Almost 90% of respondents told us that they believe pension risk management has become more challenging in the last 12 months. This is primarily due to increased complexity of DB risks and the increasing number of DC risks. This perception may be in response to Trustees becoming more aware of the risks facing their pension scheme, due to having to respond to initiatives such as 21St Century governance, data protection and Integrated Risk Management (IRM). It also highlights that more work needs to be done to reassure Trustees that their pension scheme's risks are being managed appropriately.
There seems to be a disconnect between Trustee perception vs reality when it comes to controlling pension risks.
With the exception of cyber risk and fraud risk, the responses clearly demonstrate that Trustees are very confident that their risk controls are helping to manage their risks appropriately. In fact, confidence levels have increased dramatically in the last 12 months.
Contrast this with our general experience when reviewing risk controls where, in too many cases, the controls associated with specific risks are just not appropriate, such as:
Combine this with the fact that only one third of pension schemes have appointed an independent audit firm as Internal Auditors to help them review their risks/controls and we then have a problem. Trustees need to reassure themselves that any controls identified continue to be appropriate, effective and applied.
Trustees of DB schemes continue to focus primarily on managing financial risks, with concerns relating to employer covenant being a clear winner. Whereas, Trustees of DC schemes see the greatest risks being those potentially resulting in members not being treated fairly or making the wrong decisions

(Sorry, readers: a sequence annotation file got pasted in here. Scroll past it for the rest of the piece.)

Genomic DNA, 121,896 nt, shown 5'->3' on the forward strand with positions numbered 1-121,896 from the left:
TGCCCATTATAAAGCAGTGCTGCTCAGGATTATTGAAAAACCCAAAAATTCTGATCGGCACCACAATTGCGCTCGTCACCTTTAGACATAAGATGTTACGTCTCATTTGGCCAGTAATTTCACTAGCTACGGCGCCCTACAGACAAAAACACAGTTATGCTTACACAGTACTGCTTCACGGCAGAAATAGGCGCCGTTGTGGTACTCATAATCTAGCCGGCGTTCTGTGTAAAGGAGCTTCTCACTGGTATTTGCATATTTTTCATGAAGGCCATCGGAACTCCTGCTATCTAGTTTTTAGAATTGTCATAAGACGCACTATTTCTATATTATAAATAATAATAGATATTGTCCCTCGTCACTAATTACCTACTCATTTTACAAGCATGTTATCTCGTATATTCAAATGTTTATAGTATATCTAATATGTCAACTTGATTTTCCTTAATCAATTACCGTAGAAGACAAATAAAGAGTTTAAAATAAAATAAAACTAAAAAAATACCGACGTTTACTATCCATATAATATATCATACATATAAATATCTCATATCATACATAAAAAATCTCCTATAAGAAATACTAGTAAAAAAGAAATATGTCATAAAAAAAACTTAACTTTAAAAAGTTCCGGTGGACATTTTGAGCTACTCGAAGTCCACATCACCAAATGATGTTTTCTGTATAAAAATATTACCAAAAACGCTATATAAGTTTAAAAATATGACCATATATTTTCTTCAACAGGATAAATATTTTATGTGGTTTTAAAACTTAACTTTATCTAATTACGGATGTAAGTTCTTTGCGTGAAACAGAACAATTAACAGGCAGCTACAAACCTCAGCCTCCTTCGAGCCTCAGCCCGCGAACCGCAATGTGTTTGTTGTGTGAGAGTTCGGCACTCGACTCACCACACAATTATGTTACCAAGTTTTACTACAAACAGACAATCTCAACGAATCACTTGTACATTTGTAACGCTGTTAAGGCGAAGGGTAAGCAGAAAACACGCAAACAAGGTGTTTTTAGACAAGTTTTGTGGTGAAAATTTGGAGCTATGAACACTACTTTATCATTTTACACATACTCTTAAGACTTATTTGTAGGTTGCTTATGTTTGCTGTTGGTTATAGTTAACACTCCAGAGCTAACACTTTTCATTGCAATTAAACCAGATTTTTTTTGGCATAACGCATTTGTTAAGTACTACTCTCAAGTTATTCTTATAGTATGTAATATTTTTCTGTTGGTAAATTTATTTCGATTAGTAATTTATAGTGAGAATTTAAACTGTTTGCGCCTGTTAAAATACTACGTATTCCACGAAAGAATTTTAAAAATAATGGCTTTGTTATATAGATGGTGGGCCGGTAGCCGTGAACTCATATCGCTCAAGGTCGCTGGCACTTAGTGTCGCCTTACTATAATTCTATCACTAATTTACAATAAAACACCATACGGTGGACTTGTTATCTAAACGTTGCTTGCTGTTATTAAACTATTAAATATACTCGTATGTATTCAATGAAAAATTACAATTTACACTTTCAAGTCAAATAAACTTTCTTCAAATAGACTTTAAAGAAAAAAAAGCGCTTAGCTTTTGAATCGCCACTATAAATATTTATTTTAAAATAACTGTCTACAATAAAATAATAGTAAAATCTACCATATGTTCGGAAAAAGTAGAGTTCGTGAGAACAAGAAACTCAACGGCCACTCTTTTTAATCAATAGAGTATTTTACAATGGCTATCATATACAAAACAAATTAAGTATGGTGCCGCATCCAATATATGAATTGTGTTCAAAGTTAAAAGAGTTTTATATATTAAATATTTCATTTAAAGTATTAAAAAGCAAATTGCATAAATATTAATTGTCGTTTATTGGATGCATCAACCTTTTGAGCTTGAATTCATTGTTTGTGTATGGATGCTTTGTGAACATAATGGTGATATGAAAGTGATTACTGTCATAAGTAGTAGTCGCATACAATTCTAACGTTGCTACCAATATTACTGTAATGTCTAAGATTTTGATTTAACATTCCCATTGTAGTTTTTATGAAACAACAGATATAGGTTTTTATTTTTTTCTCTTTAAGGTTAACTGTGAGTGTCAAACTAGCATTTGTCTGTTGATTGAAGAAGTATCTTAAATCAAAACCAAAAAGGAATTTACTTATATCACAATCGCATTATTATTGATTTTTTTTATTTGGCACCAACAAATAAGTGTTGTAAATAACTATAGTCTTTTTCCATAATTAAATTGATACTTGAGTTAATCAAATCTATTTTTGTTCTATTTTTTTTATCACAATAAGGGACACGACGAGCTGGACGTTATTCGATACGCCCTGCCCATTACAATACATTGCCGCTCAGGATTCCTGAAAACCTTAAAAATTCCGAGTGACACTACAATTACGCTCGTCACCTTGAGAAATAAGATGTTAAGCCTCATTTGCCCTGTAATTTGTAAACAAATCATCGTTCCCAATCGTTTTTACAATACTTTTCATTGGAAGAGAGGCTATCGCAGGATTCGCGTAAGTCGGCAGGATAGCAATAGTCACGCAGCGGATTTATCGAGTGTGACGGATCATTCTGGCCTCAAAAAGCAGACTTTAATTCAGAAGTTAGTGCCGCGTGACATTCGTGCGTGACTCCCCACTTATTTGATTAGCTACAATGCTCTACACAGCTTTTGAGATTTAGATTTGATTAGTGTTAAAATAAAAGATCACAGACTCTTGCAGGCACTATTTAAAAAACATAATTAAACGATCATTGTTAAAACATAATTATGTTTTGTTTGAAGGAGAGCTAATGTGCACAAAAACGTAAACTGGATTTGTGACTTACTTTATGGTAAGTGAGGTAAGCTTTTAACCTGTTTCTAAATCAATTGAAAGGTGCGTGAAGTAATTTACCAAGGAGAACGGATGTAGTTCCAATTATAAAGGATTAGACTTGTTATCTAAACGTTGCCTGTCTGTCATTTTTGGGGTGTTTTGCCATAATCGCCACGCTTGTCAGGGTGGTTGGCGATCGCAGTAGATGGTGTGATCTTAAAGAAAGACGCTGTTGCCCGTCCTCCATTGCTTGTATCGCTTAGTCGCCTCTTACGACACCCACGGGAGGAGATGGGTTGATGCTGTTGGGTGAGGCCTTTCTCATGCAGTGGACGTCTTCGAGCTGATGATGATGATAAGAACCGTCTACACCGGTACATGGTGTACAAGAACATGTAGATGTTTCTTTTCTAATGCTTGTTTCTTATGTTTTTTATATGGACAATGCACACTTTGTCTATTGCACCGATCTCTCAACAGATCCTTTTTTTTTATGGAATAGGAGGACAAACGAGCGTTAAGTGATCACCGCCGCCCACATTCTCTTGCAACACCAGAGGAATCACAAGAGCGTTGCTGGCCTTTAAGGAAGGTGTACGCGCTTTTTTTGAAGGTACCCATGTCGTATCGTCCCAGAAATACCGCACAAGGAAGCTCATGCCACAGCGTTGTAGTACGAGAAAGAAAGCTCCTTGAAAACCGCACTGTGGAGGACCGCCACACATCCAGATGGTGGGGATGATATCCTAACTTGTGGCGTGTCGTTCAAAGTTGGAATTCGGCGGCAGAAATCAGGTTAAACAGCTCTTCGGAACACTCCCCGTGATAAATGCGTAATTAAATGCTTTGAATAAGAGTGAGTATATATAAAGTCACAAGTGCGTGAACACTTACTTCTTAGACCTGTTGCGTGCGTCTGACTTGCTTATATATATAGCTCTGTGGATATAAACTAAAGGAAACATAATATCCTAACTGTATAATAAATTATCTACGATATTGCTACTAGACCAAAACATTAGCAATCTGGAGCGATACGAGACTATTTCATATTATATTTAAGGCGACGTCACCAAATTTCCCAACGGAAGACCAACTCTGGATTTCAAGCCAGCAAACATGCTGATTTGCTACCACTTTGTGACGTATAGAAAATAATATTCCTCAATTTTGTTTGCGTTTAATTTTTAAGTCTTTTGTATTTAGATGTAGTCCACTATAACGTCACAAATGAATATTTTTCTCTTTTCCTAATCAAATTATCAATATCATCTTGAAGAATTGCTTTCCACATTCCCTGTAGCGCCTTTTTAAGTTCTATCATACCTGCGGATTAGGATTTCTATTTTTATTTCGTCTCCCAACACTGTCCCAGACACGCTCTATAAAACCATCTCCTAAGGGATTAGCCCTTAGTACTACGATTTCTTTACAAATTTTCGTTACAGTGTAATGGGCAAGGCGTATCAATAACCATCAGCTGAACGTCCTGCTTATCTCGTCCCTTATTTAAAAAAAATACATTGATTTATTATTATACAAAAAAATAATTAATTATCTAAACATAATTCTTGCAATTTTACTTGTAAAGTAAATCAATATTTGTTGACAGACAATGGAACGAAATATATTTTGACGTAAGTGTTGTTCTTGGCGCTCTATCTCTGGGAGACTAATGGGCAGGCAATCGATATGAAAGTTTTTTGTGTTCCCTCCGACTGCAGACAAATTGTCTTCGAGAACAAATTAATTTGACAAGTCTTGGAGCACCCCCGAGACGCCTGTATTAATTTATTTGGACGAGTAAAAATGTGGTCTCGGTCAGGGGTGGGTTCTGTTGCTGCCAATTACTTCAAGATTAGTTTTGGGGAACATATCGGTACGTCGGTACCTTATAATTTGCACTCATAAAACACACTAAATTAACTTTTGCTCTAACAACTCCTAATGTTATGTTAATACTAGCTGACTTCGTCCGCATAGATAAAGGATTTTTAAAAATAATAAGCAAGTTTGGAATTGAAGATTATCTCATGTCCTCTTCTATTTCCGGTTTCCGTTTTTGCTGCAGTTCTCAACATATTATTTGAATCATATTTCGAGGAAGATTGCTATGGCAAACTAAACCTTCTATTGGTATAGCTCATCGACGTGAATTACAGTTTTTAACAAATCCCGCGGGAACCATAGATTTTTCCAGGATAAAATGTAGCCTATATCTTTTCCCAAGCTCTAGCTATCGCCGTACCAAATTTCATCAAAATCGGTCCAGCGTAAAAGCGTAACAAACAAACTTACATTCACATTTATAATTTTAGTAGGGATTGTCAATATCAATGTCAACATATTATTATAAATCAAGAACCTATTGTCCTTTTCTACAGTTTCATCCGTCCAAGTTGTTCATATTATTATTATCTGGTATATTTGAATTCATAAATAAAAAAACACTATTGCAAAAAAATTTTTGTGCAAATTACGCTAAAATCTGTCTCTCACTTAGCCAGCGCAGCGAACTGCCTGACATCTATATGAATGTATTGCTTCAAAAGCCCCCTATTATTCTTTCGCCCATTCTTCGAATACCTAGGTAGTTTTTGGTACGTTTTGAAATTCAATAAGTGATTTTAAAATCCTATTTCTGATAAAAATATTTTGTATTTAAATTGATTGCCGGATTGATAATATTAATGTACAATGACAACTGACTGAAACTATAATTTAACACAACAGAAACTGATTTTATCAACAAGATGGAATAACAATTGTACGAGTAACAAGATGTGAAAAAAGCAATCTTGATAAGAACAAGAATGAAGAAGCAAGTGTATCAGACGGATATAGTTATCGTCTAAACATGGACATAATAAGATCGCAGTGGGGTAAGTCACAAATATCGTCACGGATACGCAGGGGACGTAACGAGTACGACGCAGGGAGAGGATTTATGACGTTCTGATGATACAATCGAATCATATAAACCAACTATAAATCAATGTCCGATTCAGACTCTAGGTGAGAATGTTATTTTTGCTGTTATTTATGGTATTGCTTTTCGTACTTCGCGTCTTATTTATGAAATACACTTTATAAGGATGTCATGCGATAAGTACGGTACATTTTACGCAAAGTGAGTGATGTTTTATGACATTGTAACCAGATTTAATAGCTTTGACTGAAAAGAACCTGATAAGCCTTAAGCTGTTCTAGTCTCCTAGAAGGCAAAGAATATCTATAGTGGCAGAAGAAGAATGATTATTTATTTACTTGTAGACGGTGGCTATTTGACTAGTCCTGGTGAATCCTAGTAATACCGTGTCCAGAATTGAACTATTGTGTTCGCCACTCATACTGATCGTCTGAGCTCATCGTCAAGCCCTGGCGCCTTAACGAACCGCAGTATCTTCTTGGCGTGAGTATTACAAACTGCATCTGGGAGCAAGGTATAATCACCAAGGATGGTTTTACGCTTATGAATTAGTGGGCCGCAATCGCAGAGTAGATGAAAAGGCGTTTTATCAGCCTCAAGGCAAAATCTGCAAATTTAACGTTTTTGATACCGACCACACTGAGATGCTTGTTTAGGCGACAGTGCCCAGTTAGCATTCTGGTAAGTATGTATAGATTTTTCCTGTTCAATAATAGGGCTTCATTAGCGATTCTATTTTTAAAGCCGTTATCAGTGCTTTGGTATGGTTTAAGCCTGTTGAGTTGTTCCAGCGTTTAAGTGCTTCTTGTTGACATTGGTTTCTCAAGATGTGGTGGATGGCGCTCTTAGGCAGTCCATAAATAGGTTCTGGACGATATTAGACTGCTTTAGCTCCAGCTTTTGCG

Trustee concerns over DB administration risks (particularly for large schemes) have increased considerably in the last 12 months. In terms of DC risks, there was a difference in views. Trustees of hybrid schemes were concerned with poor communication/default fund design whereas Trustees of DC only schemes were concerned with meeting regulatory requirements and cyber-risk.
The results highlight that most pension arrangements are taking IRM seriously, with 60% of pension schemes spending more than three hours each year considering IRM and related topics. However, of concern is the 14% of pension arrangements who have spent less than one hour on this subject, this includes the 22% of large pension arrangements.
A successful IRM discussion by Trustees should result in the Trustees having developed a suitable IRM strategy, being clear about their co-dependent risks and being prepared for various scenarios. In the chart below, we set out the proportion of respondents who feel their IRM discussions have resulted in them meeting these specific objectives.
With approximately two-thirds of pension schemes not developing contingency plans and one-third not being clear regarding co-dependency risks, there is clearly further work required by Trustees in this area.
Have a clear idea of its
strategy regarding IRM
Identified a co-dependent financial risk and developed controls to mitigate risks
Funding volatility (DB)
Funding volatility (DB)
This is reinforced with 30% of pension schemes not using the Trustees’ appetite for risk to help them manage their risks effectively.Something we encourage all Trustees to consider is to keep things simple and focus on what matters. Too much of valuable Trustees’ time continues to be spent focusing on risk scoring/prioritisation and not enough time is spent on discussing quality risk solutions. At the risk of over-simplifying, we would suggest Trustees should ask themselves three very simple questions at the beginning of each Trustee meeting.
Trustees should then rely on their pension manager or advisers to manage the risk programme (consistent with the risk management policy) outside of the Trustee meeting, and allow the Trustees to take an oversight or strategic role towards risk management going forward.
Our survey clearly demonstrates that there are large numbers of pension schemes in the UK managing their risks in a proactive and professional manner. However, there is always scope for improvement and from the findings in our survey there are a number of areas, which Trustees may wish to explore in the coming months.
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In total, we had 108 responses to our survey, covering a broad range of occupational Trust based pension schemes in the UK.